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Sebald's own longing is for communion. En route to Ithaca (the real upstate New York location but also the symbolic one), he comes to feel "like a travelling companion of my neighbor in the next lane." After the car speeds away--"the children pulling clownish faces out of the rear window--I felt deserted and desolate for a time." Sebald's narrative is purposely moth-holed (butterfly-ridden, actually--there's a recurring Nabokov-with-a-net type), an escape from the prison-house of realism. According to the author, his Uncle Ambros's increasingly improbable tales were the result of "an illness which causes lost memories to be replaced by fantastic inventions." Luckily for us, Sebald seems to have inherited the same syndrome. --Kerry Fried
"The Emigrants" contains four cameos of Jews who left Germany during the thirties; two commit suicide, one dies under sedation in Ithaca, New York and the last one's demise... Read morePublished 19 days ago by John E. Drury
Although this book won numerous awards and is provided, in translation, in a poetic and, hence, lofty form, it is a challenge to connect its component parts until the end. Read morePublished 1 month ago by DR, critic at large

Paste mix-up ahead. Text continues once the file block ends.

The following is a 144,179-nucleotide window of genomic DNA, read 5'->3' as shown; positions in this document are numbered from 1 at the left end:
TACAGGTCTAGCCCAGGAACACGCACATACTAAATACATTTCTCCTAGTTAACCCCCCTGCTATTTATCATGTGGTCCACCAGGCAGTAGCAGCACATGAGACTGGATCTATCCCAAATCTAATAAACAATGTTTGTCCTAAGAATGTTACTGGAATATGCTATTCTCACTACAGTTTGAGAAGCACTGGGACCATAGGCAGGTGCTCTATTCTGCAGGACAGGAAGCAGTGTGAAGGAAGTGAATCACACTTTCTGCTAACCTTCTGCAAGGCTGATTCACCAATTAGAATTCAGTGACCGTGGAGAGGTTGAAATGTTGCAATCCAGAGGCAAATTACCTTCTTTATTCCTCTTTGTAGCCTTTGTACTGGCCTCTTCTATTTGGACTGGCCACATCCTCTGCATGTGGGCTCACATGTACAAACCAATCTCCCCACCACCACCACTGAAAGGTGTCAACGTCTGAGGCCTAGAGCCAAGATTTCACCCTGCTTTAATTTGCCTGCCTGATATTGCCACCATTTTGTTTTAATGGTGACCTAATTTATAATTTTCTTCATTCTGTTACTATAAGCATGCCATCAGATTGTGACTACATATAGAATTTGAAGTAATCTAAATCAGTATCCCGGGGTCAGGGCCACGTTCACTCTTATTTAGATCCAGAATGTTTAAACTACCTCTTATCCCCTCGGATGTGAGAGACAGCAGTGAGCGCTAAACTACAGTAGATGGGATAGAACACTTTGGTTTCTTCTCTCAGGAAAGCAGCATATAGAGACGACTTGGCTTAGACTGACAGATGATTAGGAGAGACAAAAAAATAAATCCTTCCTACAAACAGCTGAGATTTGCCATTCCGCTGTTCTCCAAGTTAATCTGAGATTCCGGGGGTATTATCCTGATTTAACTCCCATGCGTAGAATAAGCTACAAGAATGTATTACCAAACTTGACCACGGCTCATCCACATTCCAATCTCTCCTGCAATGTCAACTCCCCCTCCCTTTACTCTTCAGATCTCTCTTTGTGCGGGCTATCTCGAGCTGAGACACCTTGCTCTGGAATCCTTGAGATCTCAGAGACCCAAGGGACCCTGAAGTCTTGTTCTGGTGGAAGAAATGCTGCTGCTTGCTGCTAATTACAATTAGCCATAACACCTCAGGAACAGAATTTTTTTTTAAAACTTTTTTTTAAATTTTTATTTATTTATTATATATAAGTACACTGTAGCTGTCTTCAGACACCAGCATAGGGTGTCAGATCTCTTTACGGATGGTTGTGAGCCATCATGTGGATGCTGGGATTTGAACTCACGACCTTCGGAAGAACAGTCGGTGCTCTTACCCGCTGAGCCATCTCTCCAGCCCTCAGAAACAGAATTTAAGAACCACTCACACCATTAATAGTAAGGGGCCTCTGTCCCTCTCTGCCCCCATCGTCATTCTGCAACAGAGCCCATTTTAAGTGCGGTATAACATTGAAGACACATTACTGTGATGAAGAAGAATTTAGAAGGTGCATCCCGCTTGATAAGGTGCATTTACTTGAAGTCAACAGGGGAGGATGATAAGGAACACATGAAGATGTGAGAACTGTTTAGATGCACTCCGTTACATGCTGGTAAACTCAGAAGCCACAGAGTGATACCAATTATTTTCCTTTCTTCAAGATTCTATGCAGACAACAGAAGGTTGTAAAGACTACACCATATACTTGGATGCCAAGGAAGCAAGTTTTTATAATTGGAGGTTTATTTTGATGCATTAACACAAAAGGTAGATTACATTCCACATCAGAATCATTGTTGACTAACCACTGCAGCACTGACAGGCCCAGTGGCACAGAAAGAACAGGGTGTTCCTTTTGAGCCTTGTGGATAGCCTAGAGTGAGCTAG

Sebald is one of the greatest, and should be read by every serious human being. He gives with respect and generosity a solid existence to his semi- fictional protagonists. Read morePublished 1 month ago by pamela friedland
If you translate Die Ausgewanderten as "The Emigrants," you lose the many shades of its meaning. Read morePublished 3 months ago by Hung-Tak Lee
I really did not care for this. A bit too meandering and not quite thought provoking as much as languid and obscure. Read morePublished 3 months ago by Thedoc
Like Sebald's other books they are simply an extraordinary example of writing and story telling. In particular, in this book he writes of the still unbelievable viciousness that... Read morePublished 6 months ago by Gerard Muller
This book should be read many times because there is so much in the book. It will change the reader and his or her perspective on the world.Published 8 months ago by Mary Ann Willoughby